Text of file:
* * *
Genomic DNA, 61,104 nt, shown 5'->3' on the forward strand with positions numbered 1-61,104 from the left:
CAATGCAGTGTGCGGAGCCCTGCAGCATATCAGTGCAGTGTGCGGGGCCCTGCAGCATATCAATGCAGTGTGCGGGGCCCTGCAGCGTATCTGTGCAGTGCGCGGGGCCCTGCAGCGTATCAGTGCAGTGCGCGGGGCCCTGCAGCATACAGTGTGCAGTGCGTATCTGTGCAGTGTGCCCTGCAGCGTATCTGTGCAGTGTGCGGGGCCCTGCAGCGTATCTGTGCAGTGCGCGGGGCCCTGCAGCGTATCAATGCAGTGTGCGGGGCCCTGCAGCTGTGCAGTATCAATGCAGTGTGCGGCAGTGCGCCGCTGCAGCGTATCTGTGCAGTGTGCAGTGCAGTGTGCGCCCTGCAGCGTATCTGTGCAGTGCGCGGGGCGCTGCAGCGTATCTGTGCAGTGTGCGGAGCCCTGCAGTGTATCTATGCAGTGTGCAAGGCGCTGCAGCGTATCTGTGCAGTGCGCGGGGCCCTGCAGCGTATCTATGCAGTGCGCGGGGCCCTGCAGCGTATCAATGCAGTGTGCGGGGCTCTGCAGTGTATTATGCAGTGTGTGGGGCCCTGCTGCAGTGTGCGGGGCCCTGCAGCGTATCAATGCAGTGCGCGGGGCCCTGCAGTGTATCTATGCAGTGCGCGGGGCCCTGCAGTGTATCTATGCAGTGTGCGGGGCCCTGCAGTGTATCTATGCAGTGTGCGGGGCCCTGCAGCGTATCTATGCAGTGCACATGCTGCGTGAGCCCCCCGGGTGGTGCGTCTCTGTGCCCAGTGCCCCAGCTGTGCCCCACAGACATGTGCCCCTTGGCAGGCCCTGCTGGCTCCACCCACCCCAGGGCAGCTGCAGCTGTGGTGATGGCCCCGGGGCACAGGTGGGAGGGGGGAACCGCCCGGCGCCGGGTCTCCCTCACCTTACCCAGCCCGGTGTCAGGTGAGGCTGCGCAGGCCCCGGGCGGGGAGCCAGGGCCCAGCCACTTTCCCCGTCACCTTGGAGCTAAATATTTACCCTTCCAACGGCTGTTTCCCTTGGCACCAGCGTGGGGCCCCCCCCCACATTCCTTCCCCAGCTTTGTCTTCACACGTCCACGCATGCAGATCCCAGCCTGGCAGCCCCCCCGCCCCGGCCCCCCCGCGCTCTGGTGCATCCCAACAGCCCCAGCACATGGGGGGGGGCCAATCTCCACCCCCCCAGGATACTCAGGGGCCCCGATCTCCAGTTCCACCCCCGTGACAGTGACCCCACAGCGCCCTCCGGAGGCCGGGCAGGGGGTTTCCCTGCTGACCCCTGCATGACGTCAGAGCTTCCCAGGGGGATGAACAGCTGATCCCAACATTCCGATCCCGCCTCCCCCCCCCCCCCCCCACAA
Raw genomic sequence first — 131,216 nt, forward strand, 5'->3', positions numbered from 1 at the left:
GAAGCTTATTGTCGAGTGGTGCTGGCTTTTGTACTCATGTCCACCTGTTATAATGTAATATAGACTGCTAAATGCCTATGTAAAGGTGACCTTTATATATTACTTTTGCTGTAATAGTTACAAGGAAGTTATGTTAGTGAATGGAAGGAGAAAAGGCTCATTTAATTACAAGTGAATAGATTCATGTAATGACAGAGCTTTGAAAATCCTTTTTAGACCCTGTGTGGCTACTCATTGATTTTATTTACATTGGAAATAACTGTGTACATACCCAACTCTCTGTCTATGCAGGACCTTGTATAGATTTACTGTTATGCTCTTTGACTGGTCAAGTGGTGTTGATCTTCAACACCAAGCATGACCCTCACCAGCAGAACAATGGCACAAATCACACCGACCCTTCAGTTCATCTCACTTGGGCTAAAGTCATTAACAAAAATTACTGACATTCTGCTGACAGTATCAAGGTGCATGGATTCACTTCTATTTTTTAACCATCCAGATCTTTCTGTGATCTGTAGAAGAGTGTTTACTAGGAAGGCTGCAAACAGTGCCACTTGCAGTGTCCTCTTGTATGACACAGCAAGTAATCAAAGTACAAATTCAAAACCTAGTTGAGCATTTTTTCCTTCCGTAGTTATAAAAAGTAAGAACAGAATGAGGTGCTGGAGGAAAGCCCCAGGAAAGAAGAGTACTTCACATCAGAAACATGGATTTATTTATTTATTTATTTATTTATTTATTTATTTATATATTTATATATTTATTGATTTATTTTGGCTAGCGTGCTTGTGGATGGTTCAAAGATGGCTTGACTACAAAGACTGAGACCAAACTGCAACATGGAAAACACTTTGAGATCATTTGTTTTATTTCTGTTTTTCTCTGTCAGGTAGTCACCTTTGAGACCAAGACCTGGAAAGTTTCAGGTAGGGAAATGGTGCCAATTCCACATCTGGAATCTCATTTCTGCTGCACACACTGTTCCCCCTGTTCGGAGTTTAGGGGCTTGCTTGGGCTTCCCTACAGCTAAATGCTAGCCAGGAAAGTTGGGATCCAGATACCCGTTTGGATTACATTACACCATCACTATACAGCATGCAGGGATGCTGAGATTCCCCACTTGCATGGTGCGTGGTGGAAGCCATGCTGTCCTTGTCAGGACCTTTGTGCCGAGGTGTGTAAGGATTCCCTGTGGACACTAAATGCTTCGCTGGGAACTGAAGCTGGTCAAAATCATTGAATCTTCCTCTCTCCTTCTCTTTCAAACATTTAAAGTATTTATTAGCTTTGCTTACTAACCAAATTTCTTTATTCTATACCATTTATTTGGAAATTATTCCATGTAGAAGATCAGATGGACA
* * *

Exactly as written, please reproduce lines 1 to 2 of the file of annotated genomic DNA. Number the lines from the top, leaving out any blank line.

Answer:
Genomic DNA, 61,104 nt, shown 5'->3' on the forward strand with positions numbered 1-61,104 from the left:
CAATGCAGTGTGCGGAGCCCTGCAGCATATCAGTGCAGTGTGCGGGGCCCTGCAGCATATCAATGCAGTGTGCGGGGCCCTGCAGCGTATCTGTGCAGTGCGCGGGGCCCTGCAGCGTATCAGTGCAGTGCGCGGGGCCCTGCAGCATACAGTGTGCAGTGCGTATCTGTGCAGTGTGCCCTGCAGCGTATCTGTGCAGTGTGCGGGGCCCTGCAGCGTATCTGTGCAGTGCGCGGGGCCCTGCAGCGTATCAATGCAGTGTGCGGGGCCCTGCAGCTGTGCAGTATCAATGCAGTGTGCGGCAGTGCGCCGCTGCAGCGTATCTGTGCAGTGTGCAGTGCAGTGTGCGCCCTGCAGCGTATCTGTGCAGTGCGCGGGGCGCTGCAGCGTATCTGTGCAGTGTGCGGAGCCCTGCAGTGTATCTATGCAGTGTGCAAGGCGCTGCAGCGTATCTGTGCAGTGCGCGGGGCCCTGCAGCGTATCTATGCAGTGCGCGGGGCCCTGCAGCGTATCAATGCAGTGTGCGGGGCTCTGCAGTGTATTATGCAGTGTGTGGGGCCCTGCTGCAGTGTGCGGGGCCCTGCAGCGTATCAATGCAGTGCGCGGGGCCCTGCAGTGTATCTATGCAGTGCGCGGGGCCCTGCAGTGTATCTATGCAGTGTGCGGGGCCCTGCAGTGTATCTATGCAGTGTGCGGGGCCCTGCAGCGTATCTATGCAGTGCACATGCTGCGTGAGCCCCCCGGGTGGTGCGTCTCTGTGCCCAGTGCCCCAGCTGTGCCCCACAGACATGTGCCCCTTGGCAGGCCCTGCTGGCTCCACCCACCCCAGGGCAGCTGCAGCTGTGGTGATGGCCCCGGGGCACAGGTGGGAGGGGGGAACCGCCCGGCGCCGGGTCTCCCTCACCTTACCCAGCCCGGTGTCAGGTGAGGCTGCGCAGGCCCCGGGCGGGGAGCCAGGGCCCAGCCACTTTCCCCGTCACCTTGGAGCTAAATATTTACCCTTCCAACGGCTGTTTCCCTTGGCACCAGCGTGGGGCCCCCCCCCACATTCCTTCCCCAGCTTTGTCTTCACACGTCCACGCATGCAGATCCCAGCCTGGCAGCCCCCCCGCCCCGGCCCCCCCGCGCTCTGGTGCATCCCAACAGCCCCAGCACATGGGGGGGGGCCAATCTCCACCCCCCCAGGATACTCAGGGGCCCCGATCTCCAGTTCCACCCCCGTGACAGTGACCCCACAGCGCCCTCCGGAGGCCGGGCAGGGGGTTTCCCTGCTGACCCCTGCATGACGTCAGAGCTTCCCAGGGGGATGAACAGCTGATCCCAACATTCCGATCCCGCCTCCCCCCCCCCCCCCCCACAA